Phil McGraw announced on Tuesday that he was ending the 21-year-old daytime television broadcast of “Dr. Phil” in the spring.
The talk and advice show will cease airing after the end of the current season, according to CBS Media Ventures, the content creator associated with the CBS network under the Paramount Global conglomerate.
McGraw, 72, plans to announce a “primetime partnership” that will launch in 2024, CBS Media Ventures said in a statement.
“It’s been an incredible chapter in my life and career,” McGraw said in the statement, “but as I go through the day, there’s so much more I want to do.”
The transition keeps him in the CBS family.
“Although his show is ending after 21 years, I’m happy to say our relationship is not,” Steve LoCascio, president of CBS Media Ventures, said in the statement.
The company plans to continue offering reruns of the show, which may include new intros, for the season after its last airing.
“We plan to be in the ‘Dr. Phil’ business with the library for years to come and welcome opportunities to work together in the future,” LoCascio said.
McGraw was once a licensed psychologist in Texas before moving to California to start “Dr. Phil.” McGraw’s advice went on to help create an industry that later welcomed another TV doctor, Mehmet Oz, to the airwaves.
He began his entertainment career as an American life coach on Oprah Winfrey’s show in the 1990s.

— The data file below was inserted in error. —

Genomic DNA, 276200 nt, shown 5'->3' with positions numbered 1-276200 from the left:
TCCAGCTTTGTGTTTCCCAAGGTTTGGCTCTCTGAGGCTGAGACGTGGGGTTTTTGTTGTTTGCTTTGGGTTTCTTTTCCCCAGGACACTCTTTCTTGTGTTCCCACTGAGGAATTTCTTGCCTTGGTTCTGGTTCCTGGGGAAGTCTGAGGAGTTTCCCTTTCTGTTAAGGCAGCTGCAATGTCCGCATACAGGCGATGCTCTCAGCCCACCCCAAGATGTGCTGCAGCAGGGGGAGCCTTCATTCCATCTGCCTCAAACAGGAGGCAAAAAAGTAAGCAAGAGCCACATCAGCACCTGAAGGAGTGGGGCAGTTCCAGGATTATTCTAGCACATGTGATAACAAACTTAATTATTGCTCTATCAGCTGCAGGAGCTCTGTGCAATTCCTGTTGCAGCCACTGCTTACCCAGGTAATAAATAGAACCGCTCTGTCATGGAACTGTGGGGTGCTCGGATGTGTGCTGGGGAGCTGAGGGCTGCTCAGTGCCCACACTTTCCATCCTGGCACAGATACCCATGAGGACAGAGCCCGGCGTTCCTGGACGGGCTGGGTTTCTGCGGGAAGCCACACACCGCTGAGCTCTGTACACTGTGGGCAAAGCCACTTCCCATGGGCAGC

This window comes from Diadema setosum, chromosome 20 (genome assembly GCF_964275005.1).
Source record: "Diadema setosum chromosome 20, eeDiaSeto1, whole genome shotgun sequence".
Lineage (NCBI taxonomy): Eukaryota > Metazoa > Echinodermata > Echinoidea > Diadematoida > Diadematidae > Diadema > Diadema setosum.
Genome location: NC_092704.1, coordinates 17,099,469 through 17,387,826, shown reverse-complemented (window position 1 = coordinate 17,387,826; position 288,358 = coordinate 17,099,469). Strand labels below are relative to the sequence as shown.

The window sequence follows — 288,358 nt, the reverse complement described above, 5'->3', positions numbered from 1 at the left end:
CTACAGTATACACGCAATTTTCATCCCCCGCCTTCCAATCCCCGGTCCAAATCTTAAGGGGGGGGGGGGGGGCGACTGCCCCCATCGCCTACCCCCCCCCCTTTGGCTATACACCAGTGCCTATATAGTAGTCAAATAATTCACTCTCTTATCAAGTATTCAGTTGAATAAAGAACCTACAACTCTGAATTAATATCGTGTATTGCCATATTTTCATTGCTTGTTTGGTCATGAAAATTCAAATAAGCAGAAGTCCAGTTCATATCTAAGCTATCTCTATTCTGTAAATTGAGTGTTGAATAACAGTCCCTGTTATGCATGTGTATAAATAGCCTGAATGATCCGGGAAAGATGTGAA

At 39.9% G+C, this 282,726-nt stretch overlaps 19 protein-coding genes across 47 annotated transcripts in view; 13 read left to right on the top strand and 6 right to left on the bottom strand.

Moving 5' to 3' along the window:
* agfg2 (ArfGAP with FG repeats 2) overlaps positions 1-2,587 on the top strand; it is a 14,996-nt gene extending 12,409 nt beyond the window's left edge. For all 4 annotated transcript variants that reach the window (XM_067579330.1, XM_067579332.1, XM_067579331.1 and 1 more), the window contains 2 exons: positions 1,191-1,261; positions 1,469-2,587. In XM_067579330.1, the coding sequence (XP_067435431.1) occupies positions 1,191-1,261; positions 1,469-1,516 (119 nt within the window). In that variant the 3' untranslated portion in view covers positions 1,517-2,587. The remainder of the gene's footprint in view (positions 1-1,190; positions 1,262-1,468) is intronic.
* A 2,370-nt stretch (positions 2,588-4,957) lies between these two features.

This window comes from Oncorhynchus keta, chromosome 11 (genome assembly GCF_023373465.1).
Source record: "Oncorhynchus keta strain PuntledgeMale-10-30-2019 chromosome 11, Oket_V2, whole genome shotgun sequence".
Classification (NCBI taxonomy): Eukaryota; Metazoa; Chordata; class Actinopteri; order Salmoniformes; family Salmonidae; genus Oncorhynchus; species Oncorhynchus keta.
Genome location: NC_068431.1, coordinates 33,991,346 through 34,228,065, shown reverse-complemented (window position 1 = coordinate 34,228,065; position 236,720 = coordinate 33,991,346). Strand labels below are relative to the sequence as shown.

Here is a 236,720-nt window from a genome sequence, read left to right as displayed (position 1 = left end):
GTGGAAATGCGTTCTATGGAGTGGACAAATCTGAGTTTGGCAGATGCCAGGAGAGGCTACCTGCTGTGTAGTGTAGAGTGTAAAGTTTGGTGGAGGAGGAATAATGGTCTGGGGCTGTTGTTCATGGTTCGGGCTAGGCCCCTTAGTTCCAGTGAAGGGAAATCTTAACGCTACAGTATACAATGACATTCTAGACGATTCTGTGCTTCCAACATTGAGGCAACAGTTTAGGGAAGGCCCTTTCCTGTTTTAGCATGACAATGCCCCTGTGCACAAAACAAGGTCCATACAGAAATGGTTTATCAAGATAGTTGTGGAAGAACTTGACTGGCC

Before her television debut, McGraw met Winfrey in 1996 when she hired him to help and advise her in a defamation case with the beef industry. “It was there that she learned her direct approach to life coaching,” according to the Oprah site.
In 2004, two years after the show was launched by Winfrey’s production company, McGraw was criticized for appearing to offer help to Americans while providing disclaimers that the show was for entertainment purposes. , and not for the purpose of professional advice or therapy.
At the time, it included a disclaimer that said material offered in the program was “not necessarily created or endorsed by a certified mental health professional.”
Sociologist Julie Albright, a family therapy expert at the University of Southern California, said in 2008, “It’s hard to do therapy or intervention in half an hour or an hour.”
The question of whether the show was for entertainment or popular therapy made headlines in 2008 when McGraw visited Britney Spears’ hospital room in Los Angeles, where she was being evaluated after her embroiled in a confrontation with the authorities over a custody dispute over her two toddlers.
At the time, Spears also had a series of high-profile incidents, including shaving her head and attacking a vehicle with an umbrella.
In reaction to criticism that he was trying to insert himself into the story for entertainment value, McGraw canceled a planned show about the pop star’s situation. He said in a statement released at the time that the show was to focus on Spears’ pre-hospitalization situation and that he visited the hospital at the request of his parents.
As “Dr. Phil” sought to distance himself from the idea that he would ever give medical advice or psychological therapy, McGraw on Tuesday embraced the idea that his legacy is about helping everyday viewers heal and to evolve.
“With this show,” he said in the CBS Media Ventures statement, “we’ve helped thousands of guests and millions of viewers through everything from addiction and marriage to mental wellness and to the education of children”.
Josh Cradduck contributed.